Advice for image classification when classes are very, very similar

Hi @jeremy - Created a pull request to convert .cuda to use to_gpu syntax - But couldn’t test it because the model_summary was giving me an error. More details and screenshots in the pull request.

Hi @jeremy, Am interested in this too. Submitted for the first time to Kaggle a few hours earlier - now wondering how I could take this live on a website? Just to know the process and the easiest way to explain DL to folks and family. See, upload any pic of a dog and the program will predict what breed it is :slight_smile:

Any links / resources to the same will be really helpful. Thanks.

I wrote a Tornado App to wrap PyTorch Models. I can create a Sample Web App / API for FastAI and share it here by this weekend.

Update: Note sure if I can get to it by end of the week, but hopefully over the thanksgiving break.


@wgpubs @arjunrajkumar, Ive looked at getting models onto android but I have some learning to do. I took the android development course at Udacity to get knowledge on android. I used these resources on using models on android, it does however use tensorflow.

I have no idea what this is, but it sounds cool and useful!

My understanding is that we can save a model as a .pb file. I believe Jeremy said we will go through this at some point and then we can download this .pb file onto an android device to use as a classifier.

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Yeah. I am actually not sure if I can get to it by this weekend. But will create a sample app by end of the month.

In the meantime - here’s a sample pytorch app:

To do single image predictions with fastai, use the code here: How do we use our model against a specific image?


Hi @wgpubs, I am facing a similar type of issue, where classes are very difficult to distinguish. Can you please help me by giving me insights on how did you solve the problem?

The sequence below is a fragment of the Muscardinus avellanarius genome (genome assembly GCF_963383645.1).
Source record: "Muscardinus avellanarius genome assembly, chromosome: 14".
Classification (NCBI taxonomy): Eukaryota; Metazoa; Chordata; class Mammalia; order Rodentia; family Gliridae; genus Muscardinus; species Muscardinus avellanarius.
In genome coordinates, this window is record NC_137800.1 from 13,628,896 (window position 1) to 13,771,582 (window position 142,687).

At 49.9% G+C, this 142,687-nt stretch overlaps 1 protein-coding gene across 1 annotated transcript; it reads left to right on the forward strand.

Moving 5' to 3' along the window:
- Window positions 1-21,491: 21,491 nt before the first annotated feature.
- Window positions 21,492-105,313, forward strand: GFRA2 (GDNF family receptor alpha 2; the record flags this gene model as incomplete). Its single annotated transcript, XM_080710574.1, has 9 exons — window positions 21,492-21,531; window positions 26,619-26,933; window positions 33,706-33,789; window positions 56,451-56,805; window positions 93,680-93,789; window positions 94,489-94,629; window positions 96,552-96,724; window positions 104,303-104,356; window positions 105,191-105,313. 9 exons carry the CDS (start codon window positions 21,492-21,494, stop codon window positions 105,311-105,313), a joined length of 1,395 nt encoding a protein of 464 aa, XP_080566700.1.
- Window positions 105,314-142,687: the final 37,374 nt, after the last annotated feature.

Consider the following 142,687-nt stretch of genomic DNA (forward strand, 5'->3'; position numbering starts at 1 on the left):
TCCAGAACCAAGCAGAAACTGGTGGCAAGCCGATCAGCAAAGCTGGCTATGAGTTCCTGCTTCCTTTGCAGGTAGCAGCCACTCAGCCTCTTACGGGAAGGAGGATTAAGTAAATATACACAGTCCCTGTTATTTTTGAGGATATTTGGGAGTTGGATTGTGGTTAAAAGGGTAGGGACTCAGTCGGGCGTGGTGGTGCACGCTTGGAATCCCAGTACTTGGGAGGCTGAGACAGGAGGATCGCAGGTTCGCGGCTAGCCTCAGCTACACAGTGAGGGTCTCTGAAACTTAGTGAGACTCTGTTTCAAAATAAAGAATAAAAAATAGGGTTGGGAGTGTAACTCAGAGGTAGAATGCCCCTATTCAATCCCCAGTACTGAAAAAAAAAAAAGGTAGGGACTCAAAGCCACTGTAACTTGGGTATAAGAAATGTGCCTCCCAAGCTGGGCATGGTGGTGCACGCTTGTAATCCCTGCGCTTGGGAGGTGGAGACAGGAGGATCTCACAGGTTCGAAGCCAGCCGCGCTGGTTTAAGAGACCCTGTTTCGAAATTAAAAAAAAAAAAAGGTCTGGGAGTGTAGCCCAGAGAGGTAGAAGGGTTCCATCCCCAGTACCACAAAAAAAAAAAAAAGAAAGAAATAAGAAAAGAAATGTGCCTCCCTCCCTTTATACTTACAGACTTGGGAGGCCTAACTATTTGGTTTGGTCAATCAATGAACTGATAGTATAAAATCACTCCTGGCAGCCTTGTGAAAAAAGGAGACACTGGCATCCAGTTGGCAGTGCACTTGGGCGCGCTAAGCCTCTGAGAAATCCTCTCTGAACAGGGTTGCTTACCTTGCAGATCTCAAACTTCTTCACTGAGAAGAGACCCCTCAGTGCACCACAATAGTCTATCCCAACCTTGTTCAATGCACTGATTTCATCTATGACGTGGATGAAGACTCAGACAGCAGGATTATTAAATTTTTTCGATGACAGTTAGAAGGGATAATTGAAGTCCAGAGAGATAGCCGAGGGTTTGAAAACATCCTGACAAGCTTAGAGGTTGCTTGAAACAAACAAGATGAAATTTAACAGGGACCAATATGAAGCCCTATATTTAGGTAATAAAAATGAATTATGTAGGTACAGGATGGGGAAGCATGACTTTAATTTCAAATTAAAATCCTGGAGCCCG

Just try it first and see how the model does. That is essentially what I did and the results were actually really good.

Sometimes we tend to overthink things and imagine problems that aren’t really there. I’ve been burnt a few times myself trying to fix things in my data that didn’t need to be fixed. Lmk how it goes.


Thanks. Sure I will.

Hi @wgpubs, I really have tried a lot things. One problem is that there are four classes, and they are not evenly distributed. Also the classes are much similar. Can you give any advice in this regard?

No special secret sauce here. Using more data is probably the best advice.

I have also found a ‘helping hand’ works in some cases, a bit like the way we encourage a toddler to take its first steps by lifting it up to balance and giving it a gentle nudge. Too often we set ‘hard homework’ for networks, like throwing every piece of information we can at a problem, when we might very well know beforehand a distinguishing characteristic. eg why throw 11 channels of image information at a problem immediately when we know one channel in particular is key? You’d have to experiment what that means for you. Maybe start by training with some burger logos then grow the data set. Find something different about the burgers (one has lettuce and the other doesn’t?) and train there first, before throwing the whole dataset in. Don’t do too much of it, you want to let the toddler learn on its own.

It sounds to me like a cool project would be determining whether someone is an in-out-out person or not from their location, age, gender, income :slight_smile:

Great!. Thanks for your help. I really appreciate that.